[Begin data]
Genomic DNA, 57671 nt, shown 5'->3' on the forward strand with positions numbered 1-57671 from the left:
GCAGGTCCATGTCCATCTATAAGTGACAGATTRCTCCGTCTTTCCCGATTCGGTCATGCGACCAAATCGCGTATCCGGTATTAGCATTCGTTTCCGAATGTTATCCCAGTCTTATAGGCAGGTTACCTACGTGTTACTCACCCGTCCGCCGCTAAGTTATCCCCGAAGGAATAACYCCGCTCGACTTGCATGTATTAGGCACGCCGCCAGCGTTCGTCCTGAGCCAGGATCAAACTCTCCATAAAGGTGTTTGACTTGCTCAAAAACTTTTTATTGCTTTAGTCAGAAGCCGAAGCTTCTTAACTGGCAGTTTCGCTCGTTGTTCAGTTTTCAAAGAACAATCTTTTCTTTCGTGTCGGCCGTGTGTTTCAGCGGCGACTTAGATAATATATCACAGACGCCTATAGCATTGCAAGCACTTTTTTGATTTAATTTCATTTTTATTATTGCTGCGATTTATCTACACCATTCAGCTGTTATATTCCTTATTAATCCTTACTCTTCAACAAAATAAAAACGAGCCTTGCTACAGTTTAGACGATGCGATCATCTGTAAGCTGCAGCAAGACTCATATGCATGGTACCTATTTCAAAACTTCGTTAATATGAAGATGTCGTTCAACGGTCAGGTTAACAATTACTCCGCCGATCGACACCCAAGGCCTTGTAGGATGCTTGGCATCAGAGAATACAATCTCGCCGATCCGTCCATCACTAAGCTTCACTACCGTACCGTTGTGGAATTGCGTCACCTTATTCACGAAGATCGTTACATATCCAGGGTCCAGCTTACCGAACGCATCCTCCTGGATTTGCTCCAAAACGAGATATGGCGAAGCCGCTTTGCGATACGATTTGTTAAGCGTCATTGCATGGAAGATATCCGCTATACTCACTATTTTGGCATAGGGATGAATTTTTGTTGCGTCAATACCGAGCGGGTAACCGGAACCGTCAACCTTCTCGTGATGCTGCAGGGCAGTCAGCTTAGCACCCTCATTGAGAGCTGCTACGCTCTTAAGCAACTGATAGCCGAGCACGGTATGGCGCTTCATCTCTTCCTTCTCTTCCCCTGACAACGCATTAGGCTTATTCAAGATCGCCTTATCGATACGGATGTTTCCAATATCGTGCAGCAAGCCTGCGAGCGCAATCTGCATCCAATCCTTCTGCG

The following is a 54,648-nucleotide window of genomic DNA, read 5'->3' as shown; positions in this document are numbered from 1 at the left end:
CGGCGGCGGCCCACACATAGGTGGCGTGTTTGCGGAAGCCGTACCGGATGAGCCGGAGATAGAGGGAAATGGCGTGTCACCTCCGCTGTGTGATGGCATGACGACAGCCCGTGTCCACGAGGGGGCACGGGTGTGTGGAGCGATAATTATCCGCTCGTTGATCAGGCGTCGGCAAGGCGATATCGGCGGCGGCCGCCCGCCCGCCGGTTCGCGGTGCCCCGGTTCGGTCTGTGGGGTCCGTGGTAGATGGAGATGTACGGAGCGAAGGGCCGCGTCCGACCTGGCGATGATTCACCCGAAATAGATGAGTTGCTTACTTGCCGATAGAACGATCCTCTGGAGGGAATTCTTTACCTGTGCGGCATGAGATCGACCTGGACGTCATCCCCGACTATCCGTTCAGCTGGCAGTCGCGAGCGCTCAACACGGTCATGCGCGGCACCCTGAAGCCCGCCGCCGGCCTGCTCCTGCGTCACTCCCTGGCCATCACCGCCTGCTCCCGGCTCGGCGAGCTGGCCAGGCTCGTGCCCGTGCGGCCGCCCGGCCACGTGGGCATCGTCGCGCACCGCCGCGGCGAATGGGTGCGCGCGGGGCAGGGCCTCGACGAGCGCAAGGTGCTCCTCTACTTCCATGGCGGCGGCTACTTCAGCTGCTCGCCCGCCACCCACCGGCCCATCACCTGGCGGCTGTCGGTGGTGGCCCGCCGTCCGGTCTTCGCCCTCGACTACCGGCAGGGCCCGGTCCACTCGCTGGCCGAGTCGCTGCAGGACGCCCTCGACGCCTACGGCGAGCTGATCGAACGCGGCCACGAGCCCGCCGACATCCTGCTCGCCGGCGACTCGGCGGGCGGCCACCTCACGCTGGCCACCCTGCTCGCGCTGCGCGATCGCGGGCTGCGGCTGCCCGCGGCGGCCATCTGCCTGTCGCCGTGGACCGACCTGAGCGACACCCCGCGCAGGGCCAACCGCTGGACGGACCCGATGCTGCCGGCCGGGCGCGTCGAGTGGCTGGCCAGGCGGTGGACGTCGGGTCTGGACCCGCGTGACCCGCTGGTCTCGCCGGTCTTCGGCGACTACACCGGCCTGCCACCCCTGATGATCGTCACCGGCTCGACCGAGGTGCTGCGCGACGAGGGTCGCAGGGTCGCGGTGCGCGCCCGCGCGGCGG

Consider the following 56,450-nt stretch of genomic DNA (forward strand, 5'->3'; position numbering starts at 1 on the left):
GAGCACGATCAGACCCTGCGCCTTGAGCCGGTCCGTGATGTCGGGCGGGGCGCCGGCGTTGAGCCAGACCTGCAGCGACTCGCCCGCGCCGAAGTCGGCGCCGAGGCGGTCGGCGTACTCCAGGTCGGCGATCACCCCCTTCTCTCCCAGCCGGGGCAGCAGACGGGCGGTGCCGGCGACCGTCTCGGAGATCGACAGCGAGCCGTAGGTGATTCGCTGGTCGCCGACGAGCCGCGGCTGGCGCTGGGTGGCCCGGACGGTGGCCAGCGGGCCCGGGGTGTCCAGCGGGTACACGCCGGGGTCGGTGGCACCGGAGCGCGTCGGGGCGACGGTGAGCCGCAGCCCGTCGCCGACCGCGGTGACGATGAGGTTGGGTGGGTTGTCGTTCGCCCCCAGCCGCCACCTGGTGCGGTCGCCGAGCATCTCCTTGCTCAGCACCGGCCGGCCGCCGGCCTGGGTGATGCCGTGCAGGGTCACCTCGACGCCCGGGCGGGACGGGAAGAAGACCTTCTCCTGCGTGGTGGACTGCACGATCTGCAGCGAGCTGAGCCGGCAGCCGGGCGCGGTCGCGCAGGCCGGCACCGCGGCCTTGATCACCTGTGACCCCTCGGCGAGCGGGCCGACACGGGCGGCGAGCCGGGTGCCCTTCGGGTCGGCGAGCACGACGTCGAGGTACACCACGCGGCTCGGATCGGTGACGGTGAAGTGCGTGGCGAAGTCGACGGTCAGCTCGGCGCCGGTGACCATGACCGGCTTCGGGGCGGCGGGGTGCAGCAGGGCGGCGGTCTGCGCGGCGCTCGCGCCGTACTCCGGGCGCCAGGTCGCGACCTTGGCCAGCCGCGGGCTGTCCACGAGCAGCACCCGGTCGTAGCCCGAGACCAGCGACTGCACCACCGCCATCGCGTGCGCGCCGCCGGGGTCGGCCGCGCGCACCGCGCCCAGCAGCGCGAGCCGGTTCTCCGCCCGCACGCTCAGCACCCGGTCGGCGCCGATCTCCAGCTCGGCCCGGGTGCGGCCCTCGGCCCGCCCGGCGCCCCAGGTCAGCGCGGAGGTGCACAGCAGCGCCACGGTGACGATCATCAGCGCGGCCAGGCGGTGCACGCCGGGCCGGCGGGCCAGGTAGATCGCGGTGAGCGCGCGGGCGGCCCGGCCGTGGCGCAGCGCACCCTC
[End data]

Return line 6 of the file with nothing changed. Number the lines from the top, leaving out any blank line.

GAGCACGATCAGACCCTGCGCCTTGAGCCGGTCCGTGATGTCGGGCGGGGCGCCGGCGTTGAGCCAGACCTGCAGCGACTCGCCCGCGCCGAAGTCGGCGCCGAGGCGGTCGGCGTACTCCAGGTCGGCGATCACCCCCTTCTCTCCCAGCCGGGGCAGCAGACGGGCGGTGCCGGCGACCGTCTCGGAGATCGACAGCGAGCCGTAGGTGATTCGCTGGTCGCCGACGAGCCGCGGCTGGCGCTGGGTGGCCCGGACGGTGGCCAGCGGGCCCGGGGTGTCCAGCGGGTACACGCCGGGGTCGGTGGCACCGGAGCGCGTCGGGGCGACGGTGAGCCGCAGCCCGTCGCCGACCGCGGTGACGATGAGGTTGGGTGGGTTGTCGTTCGCCCCCAGCCGCCACCTGGTGCGGTCGCCGAGCATCTCCTTGCTCAGCACCGGCCGGCCGCCGGCCTGGGTGATGCCGTGCAGGGTCACCTCGACGCCCGGGCGGGACGGGAAGAAGACCTTCTCCTGCGTGGTGGACTGCACGATCTGCAGCGAGCTGAGCCGGCAGCCGGGCGCGGTCGCGCAGGCCGGCACCGCGGCCTTGATCACCTGTGACCCCTCGGCGAGCGGGCCGACACGGGCGGCGAGCCGGGTGCCCTTCGGGTCGGCGAGCACGACGTCGAGGTACACCACGCGGCTCGGATCGGTGACGGTGAAGTGCGTGGCGAAGTCGACGGTCAGCTCGGCGCCGGTGACCATGACCGGCTTCGGGGCGGCGGGGTGCAGCAGGGCGGCGGTCTGCGCGGCGCTCGCGCCGTACTCCGGGCGCCAGGTCGCGACCTTGGCCAGCCGCGGGCTGTCCACGAGCAGCACCCGGTCGTAGCCCGAGACCAGCGACTGCACCACCGCCATCGCGTGCGCGCCGCCGGGGTCGGCCGCGCGCACCGCGCCCAGCAGCGCGAGCCGGTTCTCCGCCCGCACGCTCAGCACCCGGTCGGCGCCGATCTCCAGCTCGGCCCGGGTGCGGCCCTCGGCCCGCCCGGCGCCCCAGGTCAGCGCGGAGGTGCACAGCAGCGCCACGGTGACGATCATCAGCGCGGCCAGGCGGTGCACGCCGGGCCGGCGGGCCAGGTAGATCGCGGTGAGCGCGCGGGCGGCCCGGCCGTGGCGCAGCGCACCCTC